Omer Gozen, Vice President and Global Head of New Materials & Packaging, Food & Beverage — and founder of Sustainability — at Plug and Play, is travelling to Australia for the first Graphene+ conference, taking place on October 8 in Hawthorn in Melbourne. Here he shares his insights into identifying innovation, and where the future of innovation lies.
Innovation as a keyword is possibly overused in modern business. What are the hallmarks you use to identify a truly innovative business?
When I think about innovation I automatically recall the word ‘disruption’. To me, its meaning is not only as technology, but also as a transformation of how we live and do things in a positive way. To quote Pierre Nanterme, CEO of Accenture CEO: “Digital is the main reason just over half of the companies on the Fortune 500 have disappeared since the year 2000”.
When I think about a truly innovative business it has to be bold, not worried too much about short-term profits, and ultimately has to solve a major pain point in (my) life.
The biggest challenge for young, emerging technology businesses is sourcing funding. How have changes in business and technology been reflected within the VC landscape in identifying and analysing opportunities?
Being in both ends of the spectrum – as a product development engineer and as a businessman – I can tell you that the expectations are certainly different. Technical people tend to think that they have the best product since sliced bread. VC mentality is different though. We have to be very careful in terms of making investment decisions, as we receive a lot of inbound requests from entrepreneurs (roughly around 100 per day!). That’s why, at Plug and Play, we have what we call “Industry-specific Corporate Innovation Platforms” in which we have a diligent technology filtering process with the help of our corporate partners who are experts in their fields.
It is rather quick for us to identify a startup that could be the next Uber or AirBnB of mobility, supply chain, HealthTech, InsurTech, FinTech, sustainability, and so on. The common trends in these fields are usually great starting points for us to scout technology. Once a startup is in our radar, we introduce them to our corporate partners to accelerate the product commercialisation process: proof of concept → piloting → licensing → potential acquisition.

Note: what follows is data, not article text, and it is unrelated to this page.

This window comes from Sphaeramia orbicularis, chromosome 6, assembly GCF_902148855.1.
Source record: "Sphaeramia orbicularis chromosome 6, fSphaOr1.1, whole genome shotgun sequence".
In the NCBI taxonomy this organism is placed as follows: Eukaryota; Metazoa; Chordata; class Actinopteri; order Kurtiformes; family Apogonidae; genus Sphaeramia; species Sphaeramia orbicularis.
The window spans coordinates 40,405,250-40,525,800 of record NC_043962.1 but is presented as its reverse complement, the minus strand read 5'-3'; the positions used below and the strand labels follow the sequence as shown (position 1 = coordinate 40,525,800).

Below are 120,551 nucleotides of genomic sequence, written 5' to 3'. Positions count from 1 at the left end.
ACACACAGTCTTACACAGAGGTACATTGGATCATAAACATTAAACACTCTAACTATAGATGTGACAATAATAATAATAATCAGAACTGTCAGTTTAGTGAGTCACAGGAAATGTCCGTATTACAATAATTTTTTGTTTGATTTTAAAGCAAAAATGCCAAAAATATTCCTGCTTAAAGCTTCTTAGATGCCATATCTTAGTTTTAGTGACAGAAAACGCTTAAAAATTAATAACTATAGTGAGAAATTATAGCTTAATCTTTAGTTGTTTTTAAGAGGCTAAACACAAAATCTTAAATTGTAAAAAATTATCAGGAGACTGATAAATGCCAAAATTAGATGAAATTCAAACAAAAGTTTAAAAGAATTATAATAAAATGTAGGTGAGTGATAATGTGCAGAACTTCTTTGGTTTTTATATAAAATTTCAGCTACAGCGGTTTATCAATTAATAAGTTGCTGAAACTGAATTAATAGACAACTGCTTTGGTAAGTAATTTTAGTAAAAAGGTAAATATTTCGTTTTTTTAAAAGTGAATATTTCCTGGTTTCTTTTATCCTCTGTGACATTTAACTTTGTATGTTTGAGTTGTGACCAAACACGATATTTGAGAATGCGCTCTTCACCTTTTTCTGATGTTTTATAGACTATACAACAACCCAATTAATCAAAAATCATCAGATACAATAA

You are part of one of the most important global start-up events in the world. What advice can you give Australian industry to foster a start-up culture that will enable our businesses to compete globally in the advanced materials space?
Everything starts with a healthy ecosystem (of start-ups, corporations who believe in external innovation to be complementary to their internal R&D efforts, engagements with universities, local governments etc.). First and foremost, your start-ups need the support and funding, which is already happening at the government and university level. I am curious to see at what stage these start-ups spread their wings and reach out to the other global markets. Although Silicon Valley might be considered too far away from Australia, Plug and Play can be a soft landing spot for these start-ups (like it was for Imagine Intelligent Materials, who participated in the New Materials and Packaging accelerator program between February and May 2018).